Iran General NewsIran-Iraq alcohol smugglers risk death or jail to supply...

Iran-Iraq alcohol smugglers risk death or jail to supply banned drink


ImageThe Times: Dying for a drink? Men and mules do so all the time in the hills along the Iran-Iraq frontier east of Bashmagh.

The Times

Anthony Loyd in northern Iraq

ImageDying for a drink? Men and mules do so all the time in the hills along the Iran-Iraq frontier east of Bashmagh.

Some are shot by Iranian security forces as they smuggle their illicit cargo of alcohol across the border at night. Others fall foul of the minefields that were planted during the war, which finished 20 years ago, as they test new trafficking routes.

The lure of money keeps bringing the smugglers back, however — that and the thirst for drink in Iran, a theocratic state where alcohol is forbidden.

“Canned whisky is the Iranians’ favourite,” said Karwan, 28, a smugglers’ merchant in Bashmagh, 2km inside Iraq, throwing across a 330ml can of Glen Grant from his cache.

“We sell it to the smugglers in cartons of 24 cans at 48,000 Iraqi dinars (£26) a carton. The other side of the border it fetches triple price. On a good week I’m shifting between 10,000 and 20,000 cartons destined for Iran — and I’m just one merchant,” he said. The risks to Karwan, an Iraqi Kurd, are mostly financial, although a Kalashnikov rifle that was nearby acted as insurance.

Karwan, a merchant based on home soil, operates a loan system to the Iranian smugglers whereby they are advanced boxes of alcohol which, once sold on to middlemen in Iran, they repay on their next trip to Bashmagh.

“Sometimes I get turned over but mostly not,” he said at his storage site, which is a collection of concrete sheds hidden in dense woodland near to the frontier where stacked boxes of whisky and beer waited to be collected.

“They know I sell at a good price so want to come back. It’s when they are killed or put in prison that there is a problem. I reckon I’ve lost about $1 million over the last ten years that way. But we hear who gets arrested and try to help. When they are out again they pay me back in instalments.”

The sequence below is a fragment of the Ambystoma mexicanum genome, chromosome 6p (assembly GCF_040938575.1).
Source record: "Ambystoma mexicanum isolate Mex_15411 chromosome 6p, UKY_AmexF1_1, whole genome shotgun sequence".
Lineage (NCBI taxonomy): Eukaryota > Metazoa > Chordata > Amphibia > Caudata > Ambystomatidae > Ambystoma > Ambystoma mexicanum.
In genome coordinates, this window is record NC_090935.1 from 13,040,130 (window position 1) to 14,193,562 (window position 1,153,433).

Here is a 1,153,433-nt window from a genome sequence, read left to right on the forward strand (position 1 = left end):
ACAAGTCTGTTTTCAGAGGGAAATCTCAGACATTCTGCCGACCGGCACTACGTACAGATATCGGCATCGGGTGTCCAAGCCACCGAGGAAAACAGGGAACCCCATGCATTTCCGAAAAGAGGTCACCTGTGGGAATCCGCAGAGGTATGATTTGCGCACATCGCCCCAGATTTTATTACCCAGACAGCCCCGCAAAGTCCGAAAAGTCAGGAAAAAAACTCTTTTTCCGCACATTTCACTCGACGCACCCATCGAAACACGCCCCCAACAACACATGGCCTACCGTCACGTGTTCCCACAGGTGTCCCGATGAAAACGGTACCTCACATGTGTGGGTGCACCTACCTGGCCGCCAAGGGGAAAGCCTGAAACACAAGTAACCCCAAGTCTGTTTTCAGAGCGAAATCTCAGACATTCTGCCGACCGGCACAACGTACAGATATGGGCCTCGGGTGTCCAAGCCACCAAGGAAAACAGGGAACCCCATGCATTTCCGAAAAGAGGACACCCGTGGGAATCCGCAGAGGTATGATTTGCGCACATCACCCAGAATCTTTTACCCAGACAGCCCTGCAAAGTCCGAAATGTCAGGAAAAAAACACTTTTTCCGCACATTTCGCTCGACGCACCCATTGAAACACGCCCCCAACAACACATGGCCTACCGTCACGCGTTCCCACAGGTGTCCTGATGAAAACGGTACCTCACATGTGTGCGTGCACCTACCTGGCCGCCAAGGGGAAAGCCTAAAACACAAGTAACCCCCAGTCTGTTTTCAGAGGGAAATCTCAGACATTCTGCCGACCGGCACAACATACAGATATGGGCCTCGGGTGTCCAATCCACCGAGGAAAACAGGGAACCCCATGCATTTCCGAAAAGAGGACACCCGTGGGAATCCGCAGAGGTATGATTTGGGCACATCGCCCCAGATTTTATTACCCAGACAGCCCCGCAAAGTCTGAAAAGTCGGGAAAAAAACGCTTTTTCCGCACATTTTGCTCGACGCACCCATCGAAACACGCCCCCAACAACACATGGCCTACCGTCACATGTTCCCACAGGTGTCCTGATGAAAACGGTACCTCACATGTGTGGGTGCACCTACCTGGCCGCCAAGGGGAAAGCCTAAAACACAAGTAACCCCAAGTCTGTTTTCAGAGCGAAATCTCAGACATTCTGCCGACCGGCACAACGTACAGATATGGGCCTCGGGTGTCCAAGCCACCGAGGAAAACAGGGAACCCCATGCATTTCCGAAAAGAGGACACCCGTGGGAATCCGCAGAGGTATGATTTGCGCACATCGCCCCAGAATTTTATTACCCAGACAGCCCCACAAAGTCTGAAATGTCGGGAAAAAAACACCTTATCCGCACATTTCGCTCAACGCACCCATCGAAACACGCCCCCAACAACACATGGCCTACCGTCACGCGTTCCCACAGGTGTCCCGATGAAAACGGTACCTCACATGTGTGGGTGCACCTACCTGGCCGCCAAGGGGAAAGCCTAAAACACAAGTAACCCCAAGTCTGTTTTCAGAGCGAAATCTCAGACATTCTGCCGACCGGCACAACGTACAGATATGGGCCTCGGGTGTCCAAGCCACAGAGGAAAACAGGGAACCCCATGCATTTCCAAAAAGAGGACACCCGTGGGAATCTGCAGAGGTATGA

Tuborg, which is brewed in Turkey, came in a close second on Karwan’s sales register as a cheaper alternative to Glen Grant. Good quality whisky and vodka stood in the middle price bracket and Karwan once sold a bottle of tequila to an Iranian smuggler for $600 (£378).

Despite the vast sums of money made by Iraqi and Iranian alcohol merchants at either end of the business, for the men doing the dirty work of shifting drink across the border who are mainly Iranian Kurds, the profits are low, risks high and life cheap.

“My father was killed coming across the border here with his mule to pick up drink seven years ago,” a 25-year-old smuggler using the alias Quaraman, said.

He sat waiting among the trees with a dozen others to load up their mules with Karwan’s whisky in a scene that resembled the Wild West more than the Middle East.

“The border guards shot him and he died of his wounds later. I lost a good friend on a hill over there recently, who was shot with another two guys. Only a month ago they ambushed me and 50 other men at Asnawa. We got away but they killed every one of our mules,” he added.

The loss of a good mule, which can cost more than $1,000, can be catastrophic to the smugglers, who mostly make between $40 to $60 profit per trip with a single mule carrying eight cartons of whisky. The animals are regularly shot by Iranian security forces who, at times, have tried to ban villagers along the border from owning the animals in an attempt to curb the trade.

Mines are another threat. One smuggler said that he knew of ten men maimed by the devices as they explored remoter smuggling paths.

Most seemed to have spent time in prison yet had nothing but scorn for the Iranian authorities who sentenced them.

“The bigger the Muslims they claim to be the more they drink,” said one man, who said that one of his best clients had been the Iranian judge heading the courts in Mariwan. “I used to drop the load round at his house,” he added, “then go to his office at the courts to collect my payment.”

Like gamblers caught in a cycle of debt, none of the smugglers claimed to have any lasting profit from their work.

“In 13 years of doing this I’ve done two prison sentences,” said a smuggler who was using the alias Hazhar. “I’ve been shot at dozens of times, had five mules killed, and been fined more than $2,000. I’ve got nothing to show for it.

“But I’ve got no other choice. There’s no work at home, nothing. So I do this. Anyone who starts this job will lose it all in the end — their freedom, their money, their life.”

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